Your integrity is more about your direction than your perfection.

Our ability to influence others is directly proportional to the integrity of our lives.

Without personal integrity, people feel cheated and cynical, for you have said one thing, but done another. The charge of hypocrisy is then justified, from our homerooms to our boardrooms, to our families, businesses, churches, and communities, short-circuiting influence and diminishing what could have been so great.

Integrity is critical to influence.

But integrity does not mean perfection. Having integrity does not mean we never mess up, that we never fall short.  In fact, unless you are talking about something mechanical or structural (in which case I’m kind of hoping that the integrity a bridge or a jet means something close to perfection!), then integrity signals more of our direction than our perfection. When we buy the idea that integrity means perfection, we increase our chances of hurting our influence, for who among us is perfect?

Instead, personal integrity means being honest about where we are at with respect to our higher ideals or goals. We state where we are failing, where we are growing, and where we need help. Integrity means that we don’t hold up a false front suggesting we are more than we say we are, or even that we are more than we are hoping we are! No, integrity comes when we are transparent and honest, authentic with who we are and deliberate about ways we need to grow. And more than that, when we model integrity as direction and not perfection, we are able to invite others to become more honest and open about their growth and their struggles, which will help us all learn and grow together.

So how do we do this? First, by being more honest with ourselves about where we are actually at–naming our failures and reflecting on our steps, humbly and with candor. And then, in ways that are appropriate, opening up to others about how we are growing and failing, reaching but also falling back.

I believe that the more authentic we are about our own attempts to live lives worthy of God’s high call, including our losses and missteps, the more integrity we will have. And the more integrity we have, the influence we will have. And with more influence we have, the more transformation we will experience together, as we come, step by misstep, through surges forward and wanderings throughout, toward all that God has for us.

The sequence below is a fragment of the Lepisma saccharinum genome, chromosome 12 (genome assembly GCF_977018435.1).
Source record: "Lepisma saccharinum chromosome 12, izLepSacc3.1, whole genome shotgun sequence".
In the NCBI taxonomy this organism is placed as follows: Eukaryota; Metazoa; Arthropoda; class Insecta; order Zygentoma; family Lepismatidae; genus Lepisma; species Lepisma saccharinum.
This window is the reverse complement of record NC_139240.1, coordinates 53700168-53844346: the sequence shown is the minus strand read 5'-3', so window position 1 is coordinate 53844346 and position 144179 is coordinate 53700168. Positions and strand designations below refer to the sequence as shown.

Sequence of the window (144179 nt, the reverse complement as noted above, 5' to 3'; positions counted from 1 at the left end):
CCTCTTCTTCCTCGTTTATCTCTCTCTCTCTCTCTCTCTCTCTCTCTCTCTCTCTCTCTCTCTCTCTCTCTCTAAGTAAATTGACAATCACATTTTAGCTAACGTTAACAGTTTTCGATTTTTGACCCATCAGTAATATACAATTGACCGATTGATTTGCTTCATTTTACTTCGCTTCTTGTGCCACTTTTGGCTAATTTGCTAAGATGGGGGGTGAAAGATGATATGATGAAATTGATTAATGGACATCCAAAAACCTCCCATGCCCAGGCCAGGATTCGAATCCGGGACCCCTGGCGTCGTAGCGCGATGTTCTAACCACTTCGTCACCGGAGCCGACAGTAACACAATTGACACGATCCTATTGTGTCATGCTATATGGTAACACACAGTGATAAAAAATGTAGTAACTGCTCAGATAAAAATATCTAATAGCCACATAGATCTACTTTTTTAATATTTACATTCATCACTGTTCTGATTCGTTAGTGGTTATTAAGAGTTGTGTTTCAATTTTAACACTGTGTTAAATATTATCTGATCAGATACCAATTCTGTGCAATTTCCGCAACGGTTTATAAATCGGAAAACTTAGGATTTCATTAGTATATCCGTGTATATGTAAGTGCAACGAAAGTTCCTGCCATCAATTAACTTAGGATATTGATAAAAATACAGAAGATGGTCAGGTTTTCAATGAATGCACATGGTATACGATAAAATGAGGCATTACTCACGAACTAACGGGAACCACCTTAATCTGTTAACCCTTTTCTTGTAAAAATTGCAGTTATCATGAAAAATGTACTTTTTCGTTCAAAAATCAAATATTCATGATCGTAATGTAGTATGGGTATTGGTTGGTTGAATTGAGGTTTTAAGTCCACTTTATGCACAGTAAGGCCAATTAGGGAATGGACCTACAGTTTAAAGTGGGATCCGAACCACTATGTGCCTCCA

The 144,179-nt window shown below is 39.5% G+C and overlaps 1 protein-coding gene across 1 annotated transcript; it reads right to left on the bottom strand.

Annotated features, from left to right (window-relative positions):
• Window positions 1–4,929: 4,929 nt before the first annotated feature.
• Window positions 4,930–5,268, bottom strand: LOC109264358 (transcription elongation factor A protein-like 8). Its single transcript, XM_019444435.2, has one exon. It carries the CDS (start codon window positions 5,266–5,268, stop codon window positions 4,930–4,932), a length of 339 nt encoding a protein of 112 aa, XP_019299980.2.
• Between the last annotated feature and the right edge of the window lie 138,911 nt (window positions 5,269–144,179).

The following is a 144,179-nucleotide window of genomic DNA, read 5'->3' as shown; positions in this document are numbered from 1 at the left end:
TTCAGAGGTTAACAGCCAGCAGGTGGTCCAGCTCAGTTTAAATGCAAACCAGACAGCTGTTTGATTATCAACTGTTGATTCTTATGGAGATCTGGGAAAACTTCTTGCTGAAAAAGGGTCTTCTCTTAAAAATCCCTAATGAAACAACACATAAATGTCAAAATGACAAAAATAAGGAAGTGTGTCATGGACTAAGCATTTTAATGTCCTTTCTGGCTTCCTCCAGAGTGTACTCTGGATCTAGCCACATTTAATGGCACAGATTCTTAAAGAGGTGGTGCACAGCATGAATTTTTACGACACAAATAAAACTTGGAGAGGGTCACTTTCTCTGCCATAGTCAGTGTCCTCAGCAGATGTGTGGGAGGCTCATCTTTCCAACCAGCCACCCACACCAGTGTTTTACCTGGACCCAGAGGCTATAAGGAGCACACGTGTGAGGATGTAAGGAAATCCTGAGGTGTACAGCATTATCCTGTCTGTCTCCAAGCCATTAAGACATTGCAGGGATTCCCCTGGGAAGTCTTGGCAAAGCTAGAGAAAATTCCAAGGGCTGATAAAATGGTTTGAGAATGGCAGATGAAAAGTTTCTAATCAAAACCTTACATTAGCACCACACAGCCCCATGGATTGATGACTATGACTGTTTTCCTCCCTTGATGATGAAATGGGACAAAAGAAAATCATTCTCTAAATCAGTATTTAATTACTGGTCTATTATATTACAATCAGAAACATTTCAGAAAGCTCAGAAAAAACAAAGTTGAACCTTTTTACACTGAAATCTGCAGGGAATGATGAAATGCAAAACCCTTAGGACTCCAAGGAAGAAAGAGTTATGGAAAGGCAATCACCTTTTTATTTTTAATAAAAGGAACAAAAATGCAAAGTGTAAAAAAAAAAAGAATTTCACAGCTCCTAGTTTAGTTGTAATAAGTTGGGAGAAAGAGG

2 thoughts on “Your integrity is more about your direction than your perfection.”

  1. It is hard to be forthright and honest ,in an attempt to live in integrity , when folks are not open to believe the truth about what one know about ones self. They love to pat you on the back and say “don’t be so hard on your self”. How does one be completely open and vulnerable when folks patronizing one and giving a dismissive response? I don’t think most are ready for gut level honesty from others b/c it makes them feel too uncomfortable.

    1. I think you are right, Val. And there are certainly times when people react to our honesty with a kind of “it’s okay, we love you, don’t worry about it” that probably comes both from an attempt on their part to love you, as well as a feeling of uncomfortability at your openness.

      But I would be wrong to not point out another possibility. Some of us are too hard on ourselves! And we do need others to balance that. I’m not saying that is true in your case, but I do know others who are constantly speaking negatively about themselves and grinding themselves down. And while there is likely some truth to what they are saying, and they are being candid and open about areas they need to grow, they also may need some one to pull them up a bit, to remind them that they are loved and precious and not viewed by God in a harsh way.

      Perhaps the main thing is having those few relationships–sometimes only one–where we can be fully heard as we share our struggle, and then be responded to in a way that affirms our struggle without patronizing us, and then also encourages our spirits as loved children of God. There will be others around us with whom we may not be able to be as open about our journey, because they are not ready to hear it.

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